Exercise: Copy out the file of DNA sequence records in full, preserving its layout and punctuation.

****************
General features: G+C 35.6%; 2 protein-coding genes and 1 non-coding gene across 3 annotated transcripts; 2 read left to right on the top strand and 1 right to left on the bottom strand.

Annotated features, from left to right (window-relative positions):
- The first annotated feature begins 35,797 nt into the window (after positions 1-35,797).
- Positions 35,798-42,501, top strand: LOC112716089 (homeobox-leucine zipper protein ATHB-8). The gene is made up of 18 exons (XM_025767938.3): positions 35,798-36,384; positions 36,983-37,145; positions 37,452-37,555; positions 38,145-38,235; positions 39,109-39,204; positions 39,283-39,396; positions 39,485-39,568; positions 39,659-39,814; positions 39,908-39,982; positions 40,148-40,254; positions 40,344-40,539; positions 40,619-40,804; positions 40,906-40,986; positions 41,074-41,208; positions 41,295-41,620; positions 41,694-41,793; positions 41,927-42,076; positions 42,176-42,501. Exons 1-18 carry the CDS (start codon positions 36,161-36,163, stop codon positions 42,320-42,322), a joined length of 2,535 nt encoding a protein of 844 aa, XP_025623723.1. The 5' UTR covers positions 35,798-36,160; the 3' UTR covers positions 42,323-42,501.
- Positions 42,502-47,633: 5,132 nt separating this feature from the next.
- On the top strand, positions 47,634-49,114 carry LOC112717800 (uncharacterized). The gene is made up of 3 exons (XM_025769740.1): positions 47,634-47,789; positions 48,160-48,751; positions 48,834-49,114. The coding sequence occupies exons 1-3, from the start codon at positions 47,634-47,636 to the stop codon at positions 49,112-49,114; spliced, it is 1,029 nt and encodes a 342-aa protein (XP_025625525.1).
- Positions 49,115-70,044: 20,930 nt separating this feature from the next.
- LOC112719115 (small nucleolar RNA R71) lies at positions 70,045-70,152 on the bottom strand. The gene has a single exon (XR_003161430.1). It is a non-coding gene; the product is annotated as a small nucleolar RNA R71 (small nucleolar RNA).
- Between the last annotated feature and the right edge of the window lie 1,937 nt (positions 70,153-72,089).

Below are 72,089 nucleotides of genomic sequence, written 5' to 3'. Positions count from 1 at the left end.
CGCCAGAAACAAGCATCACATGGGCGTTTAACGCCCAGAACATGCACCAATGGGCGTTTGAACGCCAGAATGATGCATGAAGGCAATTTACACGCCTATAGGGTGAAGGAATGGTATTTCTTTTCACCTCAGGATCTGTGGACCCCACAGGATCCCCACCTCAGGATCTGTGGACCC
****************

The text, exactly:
General features: G+C 35.6%; 2 protein-coding genes and 1 non-coding gene across 3 annotated transcripts; 2 read left to right on the top strand and 1 right to left on the bottom strand.

Annotated features, from left to right (window-relative positions):
- The first annotated feature begins 35,797 nt into the window (after positions 1-35,797).
- Positions 35,798-42,501, top strand: LOC112716089 (homeobox-leucine zipper protein ATHB-8). The gene is made up of 18 exons (XM_025767938.3): positions 35,798-36,384; positions 36,983-37,145; positions 37,452-37,555; positions 38,145-38,235; positions 39,109-39,204; positions 39,283-39,396; positions 39,485-39,568; positions 39,659-39,814; positions 39,908-39,982; positions 40,148-40,254; positions 40,344-40,539; positions 40,619-40,804; positions 40,906-40,986; positions 41,074-41,208; positions 41,295-41,620; positions 41,694-41,793; positions 41,927-42,076; positions 42,176-42,501. Exons 1-18 carry the CDS (start codon positions 36,161-36,163, stop codon positions 42,320-42,322), a joined length of 2,535 nt encoding a protein of 844 aa, XP_025623723.1. The 5' UTR covers positions 35,798-36,160; the 3' UTR covers positions 42,323-42,501.
- Positions 42,502-47,633: 5,132 nt separating this feature from the next.
- On the top strand, positions 47,634-49,114 carry LOC112717800 (uncharacterized). The gene is made up of 3 exons (XM_025769740.1): positions 47,634-47,789; positions 48,160-48,751; positions 48,834-49,114. The coding sequence occupies exons 1-3, from the start codon at positions 47,634-47,636 to the stop codon at positions 49,112-49,114; spliced, it is 1,029 nt and encodes a 342-aa protein (XP_025625525.1).
- Positions 49,115-70,044: 20,930 nt separating this feature from the next.
- LOC112719115 (small nucleolar RNA R71) lies at positions 70,045-70,152 on the bottom strand. The gene has a single exon (XR_003161430.1). It is a non-coding gene; the product is annotated as a small nucleolar RNA R71 (small nucleolar RNA).
- Between the last annotated feature and the right edge of the window lie 1,937 nt (positions 70,153-72,089).

Below are 72,089 nucleotides of genomic sequence, written 5' to 3'. Positions count from 1 at the left end.
CGCCAGAAACAAGCATCACATGGGCGTTTAACGCCCAGAACATGCACCAATGGGCGTTTGAACGCCAGAATGATGCATGAAGGCAATTTACACGCCTATAGGGTGAAGGAATGGTATTTCTTTTCACCTCAGGATCTGTGGACCCCACAGGATCCCCACCTCAGGATCTGTGGACCC